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People v. Brown

State of New York Supreme Court, Appellate Division Third Judicial Department

October 28, 2010


The opinion of the court was delivered by: Kavanagh, J.


Calendar Date: September 14, 2010

Before: Spain, J.P., Lahtinen, Kavanagh, Stein and Garry, JJ.

Appeal from a judgment of the County Court of Rensselaer County (Nichols, J.), rendered August 26, 2009, upon a verdict convicting defendant of the crime of stalking in the second degree.

In 2009, this Court reversed defendant's prior conviction of stalking in the second degree and remitted the matter to County Court for a new trial (61 AD3d 1007, 1008 [2009]).*fn1 Upon defendant's retrial, he was again found guilty of stalking in the second degree, adjudicated a persistent felony offender and sentenced to a prison term of 15 years to life. Defendant now appeals, arguing that County Court committed reversible error by refusing to submit to the jury the charge of stalking in the fourth degree as a lesser included offense and deprived him of due process by imposing a sentence that was not only more severe than what he received after his first trial, but inherently harsh and excessive.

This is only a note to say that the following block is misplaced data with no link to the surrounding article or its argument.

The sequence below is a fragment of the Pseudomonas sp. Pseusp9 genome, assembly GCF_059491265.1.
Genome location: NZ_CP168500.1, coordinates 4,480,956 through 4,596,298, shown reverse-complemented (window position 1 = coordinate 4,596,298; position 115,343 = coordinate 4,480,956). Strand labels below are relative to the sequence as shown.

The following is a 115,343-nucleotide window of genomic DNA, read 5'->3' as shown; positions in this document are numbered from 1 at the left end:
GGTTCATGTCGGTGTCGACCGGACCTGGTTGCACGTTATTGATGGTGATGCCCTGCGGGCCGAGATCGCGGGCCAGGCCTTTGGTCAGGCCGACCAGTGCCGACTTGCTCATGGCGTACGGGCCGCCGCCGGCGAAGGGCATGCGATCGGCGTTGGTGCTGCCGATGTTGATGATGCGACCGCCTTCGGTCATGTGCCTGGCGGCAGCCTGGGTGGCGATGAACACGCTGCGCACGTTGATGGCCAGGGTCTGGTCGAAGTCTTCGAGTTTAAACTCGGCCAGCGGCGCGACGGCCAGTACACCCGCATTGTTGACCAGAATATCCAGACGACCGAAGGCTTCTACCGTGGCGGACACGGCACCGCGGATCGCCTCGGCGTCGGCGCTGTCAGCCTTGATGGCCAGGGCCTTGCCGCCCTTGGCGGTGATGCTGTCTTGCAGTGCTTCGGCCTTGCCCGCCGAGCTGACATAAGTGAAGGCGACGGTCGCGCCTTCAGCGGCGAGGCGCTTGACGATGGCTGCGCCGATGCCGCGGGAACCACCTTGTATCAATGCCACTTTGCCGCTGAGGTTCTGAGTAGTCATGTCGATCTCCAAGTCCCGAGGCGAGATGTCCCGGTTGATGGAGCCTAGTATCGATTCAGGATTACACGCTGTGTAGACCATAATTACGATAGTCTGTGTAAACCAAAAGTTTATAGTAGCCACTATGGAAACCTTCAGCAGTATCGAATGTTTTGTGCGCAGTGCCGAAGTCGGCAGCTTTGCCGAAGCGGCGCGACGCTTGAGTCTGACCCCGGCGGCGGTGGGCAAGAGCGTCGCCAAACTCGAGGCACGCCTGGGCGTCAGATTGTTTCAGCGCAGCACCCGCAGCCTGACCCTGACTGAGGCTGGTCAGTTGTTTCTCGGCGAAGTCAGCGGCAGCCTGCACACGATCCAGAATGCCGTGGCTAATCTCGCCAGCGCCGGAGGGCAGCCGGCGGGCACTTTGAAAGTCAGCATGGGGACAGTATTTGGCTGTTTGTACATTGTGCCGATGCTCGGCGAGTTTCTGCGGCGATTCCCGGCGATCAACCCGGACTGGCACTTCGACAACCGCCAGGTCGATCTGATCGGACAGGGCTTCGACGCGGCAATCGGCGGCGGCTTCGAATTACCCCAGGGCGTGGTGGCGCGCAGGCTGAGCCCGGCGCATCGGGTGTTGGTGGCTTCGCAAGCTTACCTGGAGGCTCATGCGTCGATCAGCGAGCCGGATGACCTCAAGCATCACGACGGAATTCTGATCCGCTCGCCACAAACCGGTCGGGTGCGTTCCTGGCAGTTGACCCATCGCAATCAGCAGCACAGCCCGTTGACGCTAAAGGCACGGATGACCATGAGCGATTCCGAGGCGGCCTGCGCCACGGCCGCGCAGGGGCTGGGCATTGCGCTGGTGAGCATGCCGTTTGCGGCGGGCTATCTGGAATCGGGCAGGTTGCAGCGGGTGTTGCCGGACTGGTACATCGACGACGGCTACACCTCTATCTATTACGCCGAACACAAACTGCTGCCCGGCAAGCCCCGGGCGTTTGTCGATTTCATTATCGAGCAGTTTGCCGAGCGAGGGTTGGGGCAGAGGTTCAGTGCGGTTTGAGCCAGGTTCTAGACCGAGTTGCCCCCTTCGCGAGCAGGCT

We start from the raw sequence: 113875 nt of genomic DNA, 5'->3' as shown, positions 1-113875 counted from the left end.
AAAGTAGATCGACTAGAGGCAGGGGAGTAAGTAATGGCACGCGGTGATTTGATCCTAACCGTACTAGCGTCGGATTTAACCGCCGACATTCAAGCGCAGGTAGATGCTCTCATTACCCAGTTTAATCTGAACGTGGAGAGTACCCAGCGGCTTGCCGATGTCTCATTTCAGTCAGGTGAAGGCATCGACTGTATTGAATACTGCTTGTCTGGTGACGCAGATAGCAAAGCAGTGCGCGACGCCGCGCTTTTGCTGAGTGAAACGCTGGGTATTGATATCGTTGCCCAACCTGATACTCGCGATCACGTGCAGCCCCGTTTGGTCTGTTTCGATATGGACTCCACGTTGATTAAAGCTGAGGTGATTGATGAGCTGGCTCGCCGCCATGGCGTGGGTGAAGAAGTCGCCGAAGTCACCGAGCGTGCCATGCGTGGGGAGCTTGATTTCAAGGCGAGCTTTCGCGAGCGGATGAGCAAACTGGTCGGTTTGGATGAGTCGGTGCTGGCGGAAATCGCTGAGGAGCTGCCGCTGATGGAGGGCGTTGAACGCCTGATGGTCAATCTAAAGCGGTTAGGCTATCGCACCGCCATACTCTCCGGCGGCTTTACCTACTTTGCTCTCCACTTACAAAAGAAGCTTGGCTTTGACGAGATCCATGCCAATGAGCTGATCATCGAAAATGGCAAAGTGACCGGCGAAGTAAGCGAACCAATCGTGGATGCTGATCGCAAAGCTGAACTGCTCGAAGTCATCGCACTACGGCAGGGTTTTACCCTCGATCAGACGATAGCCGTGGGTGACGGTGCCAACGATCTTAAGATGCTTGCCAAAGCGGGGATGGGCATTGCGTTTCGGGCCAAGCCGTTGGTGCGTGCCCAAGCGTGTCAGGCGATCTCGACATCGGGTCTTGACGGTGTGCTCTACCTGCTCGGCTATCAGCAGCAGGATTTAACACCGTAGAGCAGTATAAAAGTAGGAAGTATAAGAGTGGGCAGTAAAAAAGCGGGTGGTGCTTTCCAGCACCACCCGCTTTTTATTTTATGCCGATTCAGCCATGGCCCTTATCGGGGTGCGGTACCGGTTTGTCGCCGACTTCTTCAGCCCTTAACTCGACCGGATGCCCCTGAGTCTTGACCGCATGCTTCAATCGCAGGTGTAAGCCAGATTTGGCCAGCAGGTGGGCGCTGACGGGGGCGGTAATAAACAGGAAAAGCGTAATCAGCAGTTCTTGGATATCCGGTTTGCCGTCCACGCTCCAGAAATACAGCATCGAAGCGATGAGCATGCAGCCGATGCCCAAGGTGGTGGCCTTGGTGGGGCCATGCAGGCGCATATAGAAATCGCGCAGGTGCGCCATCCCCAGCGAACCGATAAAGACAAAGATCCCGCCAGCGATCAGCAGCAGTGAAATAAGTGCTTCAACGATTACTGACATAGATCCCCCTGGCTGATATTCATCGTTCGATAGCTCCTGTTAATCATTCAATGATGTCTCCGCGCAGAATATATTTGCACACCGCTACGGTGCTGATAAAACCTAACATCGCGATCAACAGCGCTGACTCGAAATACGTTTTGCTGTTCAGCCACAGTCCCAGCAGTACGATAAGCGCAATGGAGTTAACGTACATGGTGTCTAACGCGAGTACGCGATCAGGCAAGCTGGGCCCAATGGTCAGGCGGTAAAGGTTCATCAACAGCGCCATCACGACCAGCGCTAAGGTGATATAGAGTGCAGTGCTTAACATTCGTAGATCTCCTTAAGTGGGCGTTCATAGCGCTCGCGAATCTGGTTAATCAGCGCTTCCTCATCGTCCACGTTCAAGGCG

A lesser offense, if requested, must be submitted to a jury for its deliberations if a reasonable view of the evidence supports the conclusion that the defendant committed the lesser offense but not the greater and the defendant could not have committed the greater offense without committing the lesser (see CPL 1.20 [37]; People v Miller, 6 NY3d 295, 302 [2006]; People v Beauharnois, 64 AD3d 996, 1000 [2009], lv denied 13 NY3d 834 [2005]; People v Fairley, 63 AD3d 1288, 1289 [2009], lv denied 13 NY3d 743 [2009]; People v Ogborn, 55 AD3d 1054, 1056 [2008], lv denied 12 NY3d 761 [2009]; People v Ryan, 55 AD3d 960, 964 [2008]). Here, defendant could only have been convicted of stalking in the second degree if the jury found that he "intentionally engage[d] in a course of conduct . . . which is likely to cause [the victim] to reasonably fear physical injury or serious physical injury" (Penal Law § 120.50 [3]; see Penal Law § 120.55 [2]), and there is no requirement that discernable injury of any kind be actually caused by defendant's conduct. Stalking in the fourth degree as it relates to this prosecution requires that defendant's conduct actually causes "material harm to the mental or emotional health of [a] person" and, as such, is not necessarily committed when all of the relevant elements of stalking in the second degree have been proven (Penal Law § 120.45 [2]). As a result, stalking in the fourth degree was not a lesser included offense, and County Court correctly refused to submit it to the jury for its consideration.